A South Shields woman who hit the national news headlines after her dog alerted her to ovarian cancer - will have an outside space built by Band of Builders volunteers to help as she recuperates from chemotherapy.

Friends of Tess Robison told her and husband Paul – who is a plasterer – about the support offered by BoB to help members of the UK construction industry who are battling illness or injury.

We stepped in and offered to landscape the Robisons’ back garden to make it a more peaceful and relaxing space for Tess to continue her recovery from chemotherapy.

Half a dozen tradespeople have answered the call and volunteered their time for free to complete the project, which will take place on the weekend of 19th and 20th March. The main element of the project will be to build a new decked area in the garden so that Tess can sit outside and enjoy the sunshine.

We have more than 10,000 supporters from across the construction industry and is backed by major names within the industry, including DEWALT, Jewson, Tarmac, Gibbs & Dandy, V12 Footwear, Talasey, Resideo and Haemmerlin.

This will be our 23rd project and project lead Kent Taylor said that is another great example of how the construction industry looks after its own.

“The Band of Builders community never ceases to amaze with its ability to rally round and volunteer on projects for fellow tradespeople and their families, working on renovation or repair projects that make a real difference to their lives,” said Kent.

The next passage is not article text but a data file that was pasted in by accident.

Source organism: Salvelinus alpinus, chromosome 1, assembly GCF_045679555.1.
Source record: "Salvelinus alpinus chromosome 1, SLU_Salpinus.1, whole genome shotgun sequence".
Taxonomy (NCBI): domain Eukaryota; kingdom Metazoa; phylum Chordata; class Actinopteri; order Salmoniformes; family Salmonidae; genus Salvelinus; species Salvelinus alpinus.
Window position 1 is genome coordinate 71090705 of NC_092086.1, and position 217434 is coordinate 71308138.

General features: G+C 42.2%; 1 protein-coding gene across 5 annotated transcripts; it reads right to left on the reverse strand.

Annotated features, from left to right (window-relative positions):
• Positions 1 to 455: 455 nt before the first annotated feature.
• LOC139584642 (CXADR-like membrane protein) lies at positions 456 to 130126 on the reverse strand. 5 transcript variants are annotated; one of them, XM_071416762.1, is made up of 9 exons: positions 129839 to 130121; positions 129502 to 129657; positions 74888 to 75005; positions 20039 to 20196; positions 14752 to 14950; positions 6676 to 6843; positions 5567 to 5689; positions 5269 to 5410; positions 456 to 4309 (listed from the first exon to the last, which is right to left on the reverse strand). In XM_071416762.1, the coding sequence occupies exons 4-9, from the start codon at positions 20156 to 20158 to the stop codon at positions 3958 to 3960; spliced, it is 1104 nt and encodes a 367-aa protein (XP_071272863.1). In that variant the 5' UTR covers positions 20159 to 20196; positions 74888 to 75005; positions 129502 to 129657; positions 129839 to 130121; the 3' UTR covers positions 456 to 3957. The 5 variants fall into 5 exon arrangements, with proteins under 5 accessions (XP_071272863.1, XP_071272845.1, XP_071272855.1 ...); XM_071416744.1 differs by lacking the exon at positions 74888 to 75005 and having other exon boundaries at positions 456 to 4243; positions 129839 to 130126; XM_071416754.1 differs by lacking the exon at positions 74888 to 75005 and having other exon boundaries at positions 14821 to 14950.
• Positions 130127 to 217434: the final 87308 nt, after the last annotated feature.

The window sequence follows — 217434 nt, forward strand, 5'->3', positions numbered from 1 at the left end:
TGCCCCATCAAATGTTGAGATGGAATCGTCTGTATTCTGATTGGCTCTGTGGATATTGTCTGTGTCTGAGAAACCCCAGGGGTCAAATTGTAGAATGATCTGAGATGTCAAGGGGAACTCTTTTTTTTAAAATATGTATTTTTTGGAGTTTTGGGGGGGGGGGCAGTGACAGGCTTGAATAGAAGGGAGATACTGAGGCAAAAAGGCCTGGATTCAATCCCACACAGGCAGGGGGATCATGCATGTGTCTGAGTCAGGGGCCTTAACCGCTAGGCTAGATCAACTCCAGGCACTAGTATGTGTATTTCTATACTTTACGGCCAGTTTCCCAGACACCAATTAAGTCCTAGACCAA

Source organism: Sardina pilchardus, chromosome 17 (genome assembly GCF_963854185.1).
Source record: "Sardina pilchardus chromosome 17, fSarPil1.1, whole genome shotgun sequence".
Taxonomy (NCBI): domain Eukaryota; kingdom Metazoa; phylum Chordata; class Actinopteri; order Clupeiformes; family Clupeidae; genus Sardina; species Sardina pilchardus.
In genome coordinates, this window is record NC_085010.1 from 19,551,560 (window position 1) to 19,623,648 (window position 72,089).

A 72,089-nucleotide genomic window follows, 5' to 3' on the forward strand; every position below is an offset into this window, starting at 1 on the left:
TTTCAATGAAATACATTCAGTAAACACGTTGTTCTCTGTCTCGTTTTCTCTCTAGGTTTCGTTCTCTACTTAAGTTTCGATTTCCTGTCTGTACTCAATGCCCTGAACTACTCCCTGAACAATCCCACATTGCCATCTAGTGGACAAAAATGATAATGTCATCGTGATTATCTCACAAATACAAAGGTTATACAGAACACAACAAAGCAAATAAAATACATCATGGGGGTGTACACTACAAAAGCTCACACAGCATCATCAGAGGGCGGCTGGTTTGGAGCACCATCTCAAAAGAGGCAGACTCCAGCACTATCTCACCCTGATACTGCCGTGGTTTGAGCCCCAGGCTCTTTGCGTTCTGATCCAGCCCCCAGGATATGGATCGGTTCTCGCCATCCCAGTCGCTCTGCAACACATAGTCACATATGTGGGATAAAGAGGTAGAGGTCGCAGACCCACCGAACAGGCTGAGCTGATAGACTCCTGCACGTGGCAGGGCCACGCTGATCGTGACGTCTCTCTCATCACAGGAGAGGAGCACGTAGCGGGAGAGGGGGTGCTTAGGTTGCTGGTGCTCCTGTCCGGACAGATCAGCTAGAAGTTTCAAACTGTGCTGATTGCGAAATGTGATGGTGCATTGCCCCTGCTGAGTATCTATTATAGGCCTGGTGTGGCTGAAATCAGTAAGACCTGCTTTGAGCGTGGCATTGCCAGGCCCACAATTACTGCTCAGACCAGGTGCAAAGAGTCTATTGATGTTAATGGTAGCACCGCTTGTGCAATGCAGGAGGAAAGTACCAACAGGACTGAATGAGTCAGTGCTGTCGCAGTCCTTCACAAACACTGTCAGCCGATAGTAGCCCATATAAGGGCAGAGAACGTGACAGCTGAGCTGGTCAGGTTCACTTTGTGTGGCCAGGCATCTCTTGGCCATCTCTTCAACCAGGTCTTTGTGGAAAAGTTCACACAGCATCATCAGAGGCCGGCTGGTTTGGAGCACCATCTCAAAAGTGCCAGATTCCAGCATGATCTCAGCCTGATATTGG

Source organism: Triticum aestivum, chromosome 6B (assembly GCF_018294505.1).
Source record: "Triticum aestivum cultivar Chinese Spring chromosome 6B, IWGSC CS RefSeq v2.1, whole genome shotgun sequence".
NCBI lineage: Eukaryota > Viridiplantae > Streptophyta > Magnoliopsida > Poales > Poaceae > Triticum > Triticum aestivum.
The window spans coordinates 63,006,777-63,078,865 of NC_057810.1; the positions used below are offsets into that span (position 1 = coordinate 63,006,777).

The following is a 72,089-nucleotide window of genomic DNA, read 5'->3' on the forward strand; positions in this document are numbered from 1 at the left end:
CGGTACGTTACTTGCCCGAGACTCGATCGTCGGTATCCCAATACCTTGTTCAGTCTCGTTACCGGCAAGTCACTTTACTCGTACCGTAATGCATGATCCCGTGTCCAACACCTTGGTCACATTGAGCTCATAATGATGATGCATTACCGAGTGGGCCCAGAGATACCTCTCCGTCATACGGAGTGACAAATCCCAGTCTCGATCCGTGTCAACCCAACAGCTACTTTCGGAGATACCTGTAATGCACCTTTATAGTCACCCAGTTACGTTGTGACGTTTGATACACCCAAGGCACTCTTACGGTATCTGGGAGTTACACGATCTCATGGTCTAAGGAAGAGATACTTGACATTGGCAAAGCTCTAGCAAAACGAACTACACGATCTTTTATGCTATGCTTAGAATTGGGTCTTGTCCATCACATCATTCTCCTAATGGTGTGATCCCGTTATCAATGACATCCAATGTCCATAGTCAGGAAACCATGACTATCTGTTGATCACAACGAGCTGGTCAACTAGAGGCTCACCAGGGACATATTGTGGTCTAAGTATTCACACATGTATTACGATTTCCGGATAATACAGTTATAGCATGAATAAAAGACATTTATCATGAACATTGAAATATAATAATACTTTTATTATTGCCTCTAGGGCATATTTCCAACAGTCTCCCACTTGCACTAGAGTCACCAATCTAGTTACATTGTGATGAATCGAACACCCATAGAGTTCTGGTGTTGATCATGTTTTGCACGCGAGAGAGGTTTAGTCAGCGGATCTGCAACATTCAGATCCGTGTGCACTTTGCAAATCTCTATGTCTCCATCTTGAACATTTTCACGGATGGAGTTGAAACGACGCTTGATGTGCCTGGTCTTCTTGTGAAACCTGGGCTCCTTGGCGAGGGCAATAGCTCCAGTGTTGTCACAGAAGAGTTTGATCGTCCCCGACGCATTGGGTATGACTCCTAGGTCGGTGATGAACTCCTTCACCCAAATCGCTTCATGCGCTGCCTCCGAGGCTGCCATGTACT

Tess hit the headlines last summer after telling reporters that if it wasn’t for her dog Lola jumping on her stomach and smelling her breath, her low-grade serous

carcinoma (LGSC), a rare form of ovarian cancer, may have gone undetected for longer.

The 41-year-old – who has retrained as a hairdresser – said her Chihuahua kept smelling Tess’s breath and then finally jumped on her abdomen. Tess doubled up in pain and went to see her GP, who referred her straightaway to A&E. She was diagnosed with stage 3 LGSC, which although is less aggressive, can be poorly chemo-responsive in advanced stages.

In March last year, Tess underwent a 12-hour operation to have a full hysterectomy and during the surgery, it was evident that cancer had spread to Tess’s bowel.

Thankfully, recent tests have confirmed that the surgery and subsequent chemotherapy have been successful – but it’s still a long road back to health for Tess, who says that she has Lola to thank for saving her life.

“For about ten days in the run-up to Christmas in 2020, Lola just wouldn’t leave me alone and kept smelling my breath at every opportunity,” said Tess. “I’m convinced she was trying to tell me something, but it was only when she jumped on my tummy that I realised something was wrong.

“I owe my life to Lola because she clearly knew something was wrong, and because of her I was able to seek medical help sooner.”

During chemotherapy, Tess lost all her hair and all her confidence drained away, so family friends Chris and Meg Bennett started crowdfunding to buy her a wig made from real hair. The Bennetts also told the Robisons about the support provided by BoB and after contacting the charity, plans were put in place to help Tess, Paul and Lola.